French drugmaker Sanofi-Aventis SA said Monday it plans to buy U.S. health-care company Chattem Inc., maker of over-the-counter mainstays like Gold Bond skin products, for $1.9 billion in cash.
The deal also gives Sanofi-Aventis a distribution base for its popular allergy drug Allegra, which is awaiting approval to switch from prescription-only to an over-the-counter version, and for future switches of other drugs approaching the end of their patents.
Paris-based Sanofi-Aventis said it will offer $93.50 per share — 44 percent more than Chattem's average price over the past six months. The Chattanooga, Tenn., company makes two dozen consumer health care products, including Icy Hot pain relief medicine and Selsun Blue shampoo.
Chattem shares skyrocketed on the news, jumping $22.89, or 33 percent, to $92.87 in morning trading. In New York trading, Sanofi-Aventis shares edged up 26 cents to $39.37.
"Chattem is the ideal entry for us in this market," Sanofi Chief Executive Chris Viehbacher told reporters during a conference call.
Chattem ranks among the top 10 U.S. consumer health companies but sells little in other countries. But it has the highest operating profit margin in the business at nearly 35 percent, far better than the 20 percent or below at what Viehbacher called "the big boys," Procter & Gamble and Johnson & Johnson Consumer Health Care.
Sanofi-Aventis is the world's top maker of vaccines and fifth-biggest prescription drugmaker by revenue, with blockbusters including blood thinners Plavix and Lovenox and Lantus insulin. Sanofi said the deal would make it the world's fifth-largest consumer health care company, up from sixth. With Chattem's $455 million in annual revenue, that business would have nearly $2.5 billion in sales.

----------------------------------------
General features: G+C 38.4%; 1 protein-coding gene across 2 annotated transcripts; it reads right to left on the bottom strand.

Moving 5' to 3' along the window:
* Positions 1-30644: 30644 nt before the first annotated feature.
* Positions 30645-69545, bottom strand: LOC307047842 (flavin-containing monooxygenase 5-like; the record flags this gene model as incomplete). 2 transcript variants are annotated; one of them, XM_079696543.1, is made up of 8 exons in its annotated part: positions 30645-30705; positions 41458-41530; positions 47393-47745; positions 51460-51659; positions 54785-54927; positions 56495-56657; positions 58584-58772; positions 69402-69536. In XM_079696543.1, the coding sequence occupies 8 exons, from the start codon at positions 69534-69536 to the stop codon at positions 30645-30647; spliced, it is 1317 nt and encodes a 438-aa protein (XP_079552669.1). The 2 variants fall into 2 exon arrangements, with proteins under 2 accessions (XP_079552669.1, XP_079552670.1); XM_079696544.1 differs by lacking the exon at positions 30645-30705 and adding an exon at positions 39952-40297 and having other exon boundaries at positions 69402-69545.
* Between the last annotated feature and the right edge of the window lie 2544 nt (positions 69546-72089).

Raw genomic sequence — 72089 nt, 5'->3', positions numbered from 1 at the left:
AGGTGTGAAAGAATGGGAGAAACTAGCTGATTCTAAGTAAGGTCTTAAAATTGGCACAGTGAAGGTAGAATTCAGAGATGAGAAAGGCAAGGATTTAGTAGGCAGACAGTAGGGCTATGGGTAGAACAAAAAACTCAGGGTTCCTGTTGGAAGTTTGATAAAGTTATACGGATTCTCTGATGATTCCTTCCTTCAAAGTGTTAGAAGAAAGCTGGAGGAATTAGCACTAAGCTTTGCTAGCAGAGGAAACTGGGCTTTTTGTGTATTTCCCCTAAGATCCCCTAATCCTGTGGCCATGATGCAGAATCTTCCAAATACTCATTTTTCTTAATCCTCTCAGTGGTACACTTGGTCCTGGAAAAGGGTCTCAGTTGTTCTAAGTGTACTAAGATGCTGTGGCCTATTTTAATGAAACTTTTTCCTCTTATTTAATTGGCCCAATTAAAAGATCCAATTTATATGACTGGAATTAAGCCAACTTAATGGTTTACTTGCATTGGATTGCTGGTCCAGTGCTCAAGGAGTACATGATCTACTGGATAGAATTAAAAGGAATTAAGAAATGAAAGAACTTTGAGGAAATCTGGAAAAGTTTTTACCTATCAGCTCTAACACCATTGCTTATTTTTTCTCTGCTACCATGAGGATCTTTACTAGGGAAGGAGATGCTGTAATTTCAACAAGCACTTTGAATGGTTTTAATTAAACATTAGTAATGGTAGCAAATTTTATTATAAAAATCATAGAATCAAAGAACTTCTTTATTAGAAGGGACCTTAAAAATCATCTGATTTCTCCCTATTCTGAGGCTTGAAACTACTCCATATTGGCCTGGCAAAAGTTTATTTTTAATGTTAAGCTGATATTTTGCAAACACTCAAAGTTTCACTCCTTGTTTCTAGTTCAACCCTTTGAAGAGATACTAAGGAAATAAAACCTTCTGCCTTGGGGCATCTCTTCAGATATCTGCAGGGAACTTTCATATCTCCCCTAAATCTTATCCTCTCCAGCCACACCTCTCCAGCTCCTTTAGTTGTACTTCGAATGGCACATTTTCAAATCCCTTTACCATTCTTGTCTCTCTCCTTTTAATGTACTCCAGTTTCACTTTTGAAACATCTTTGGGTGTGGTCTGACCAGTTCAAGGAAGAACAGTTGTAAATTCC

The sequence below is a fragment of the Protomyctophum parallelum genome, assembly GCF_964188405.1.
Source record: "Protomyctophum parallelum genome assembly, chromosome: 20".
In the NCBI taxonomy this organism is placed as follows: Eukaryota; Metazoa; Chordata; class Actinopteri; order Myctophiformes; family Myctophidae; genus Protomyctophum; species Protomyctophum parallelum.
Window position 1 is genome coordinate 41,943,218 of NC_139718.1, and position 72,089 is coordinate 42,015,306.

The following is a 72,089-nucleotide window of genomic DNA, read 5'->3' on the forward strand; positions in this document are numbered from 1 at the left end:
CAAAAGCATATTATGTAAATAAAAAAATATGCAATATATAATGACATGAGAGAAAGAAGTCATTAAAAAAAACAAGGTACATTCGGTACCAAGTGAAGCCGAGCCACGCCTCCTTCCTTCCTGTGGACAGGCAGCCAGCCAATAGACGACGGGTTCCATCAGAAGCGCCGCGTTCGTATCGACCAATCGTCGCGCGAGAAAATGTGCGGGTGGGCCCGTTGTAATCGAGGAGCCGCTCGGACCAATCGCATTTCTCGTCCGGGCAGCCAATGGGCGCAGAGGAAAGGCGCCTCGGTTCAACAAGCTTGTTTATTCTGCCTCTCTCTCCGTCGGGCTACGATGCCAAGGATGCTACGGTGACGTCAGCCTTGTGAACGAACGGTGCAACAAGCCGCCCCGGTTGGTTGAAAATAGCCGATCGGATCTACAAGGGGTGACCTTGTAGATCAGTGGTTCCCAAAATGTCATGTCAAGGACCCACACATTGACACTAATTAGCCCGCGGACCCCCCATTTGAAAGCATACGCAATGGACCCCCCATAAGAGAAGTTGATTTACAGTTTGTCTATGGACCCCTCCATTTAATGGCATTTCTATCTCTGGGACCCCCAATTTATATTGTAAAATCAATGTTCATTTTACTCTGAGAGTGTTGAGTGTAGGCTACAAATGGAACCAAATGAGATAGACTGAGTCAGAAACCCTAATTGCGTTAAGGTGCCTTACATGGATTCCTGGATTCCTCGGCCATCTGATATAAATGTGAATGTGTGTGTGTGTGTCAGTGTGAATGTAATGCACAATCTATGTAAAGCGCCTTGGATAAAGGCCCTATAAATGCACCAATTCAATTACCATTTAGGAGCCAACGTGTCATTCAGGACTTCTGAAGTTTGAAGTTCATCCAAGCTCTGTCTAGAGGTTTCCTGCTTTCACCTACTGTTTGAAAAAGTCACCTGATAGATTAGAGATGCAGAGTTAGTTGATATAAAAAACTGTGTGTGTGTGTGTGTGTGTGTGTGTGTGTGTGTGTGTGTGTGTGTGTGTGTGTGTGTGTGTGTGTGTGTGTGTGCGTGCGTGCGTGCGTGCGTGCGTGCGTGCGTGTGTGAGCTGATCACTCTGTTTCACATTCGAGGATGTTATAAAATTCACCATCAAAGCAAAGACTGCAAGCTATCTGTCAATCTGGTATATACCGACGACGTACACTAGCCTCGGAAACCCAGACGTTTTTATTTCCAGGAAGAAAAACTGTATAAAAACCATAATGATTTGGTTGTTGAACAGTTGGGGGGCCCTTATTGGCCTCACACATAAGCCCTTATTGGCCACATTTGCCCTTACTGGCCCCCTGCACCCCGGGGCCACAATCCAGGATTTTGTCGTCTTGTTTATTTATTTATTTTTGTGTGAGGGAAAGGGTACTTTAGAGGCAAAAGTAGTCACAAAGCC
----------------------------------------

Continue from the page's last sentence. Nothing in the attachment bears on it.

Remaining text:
Sanofi's over-the-counter business is all outside the U.S., which is a $20 billion-a-year market, a fourth of global total. It's also a market that's growing at a time when Sanofi-Aventis and other top drugmakers face looming patent expirations that will slash revenue from many top products.
Rolling out nonprescription versions is a popular move in the pharmaceutical industry for drugs going off patent, meant to hang onto loyal customers rather than have them defect to rivals' generic copies.
Allegra posted sales of nearly $1 billion last year, but only the 24-hour version still has patent protection.
Viehbacher said Chattem has an excellent sales and marketing operation, which will handle U.S. sales of Allegra after the acquisition.
Sanofi-Aventis also plans to start selling some of Chattem's products in other countries, particularly in Latin America, where Sanofi bought two major generic drugmakers this spring, and in Asia.
"Most of the initial benefit will come from taking Chattem and expanding into other markets," Viehbacher said, saying the U.S. launch of Sanofi-Aventis brands, generally unknown here, would be prohibitively costly.
Down the road, Sanofi-Aventis foresees switching some other drugs to nonprescription versions. Viehbacher cited allergy spray Nasacort, acne treatment BenzaClin and Penlac for fungal nail infections.
Usually sold at a lower strength, over-the-counter drugs provide steady revenue that can approach $1 billion a year — the bar for blockbuster status of prescription drugs. Among recent successful switches are allergy drugs Zyrtec and Claritin and heartburn drugs Zantac and Prilosec.
"There's a huge appetite for switch like this," Viehbacher said, adding several major players had courted his company for the rights to handle switching of Allegra.
Sanofi-Aventis instead decided to buy Chattem and let its managers, who are all staying on, handle the switch.
The company plans to launch its public tender offer for Chattem in January, and it expects to complete the acquisition in the first quarter of 2010. The deal should boost profit that year.
Sanofi-Aventis said it would maintain both of Chattem's manufacturing plants in Chattanooga and will continue construction on a third.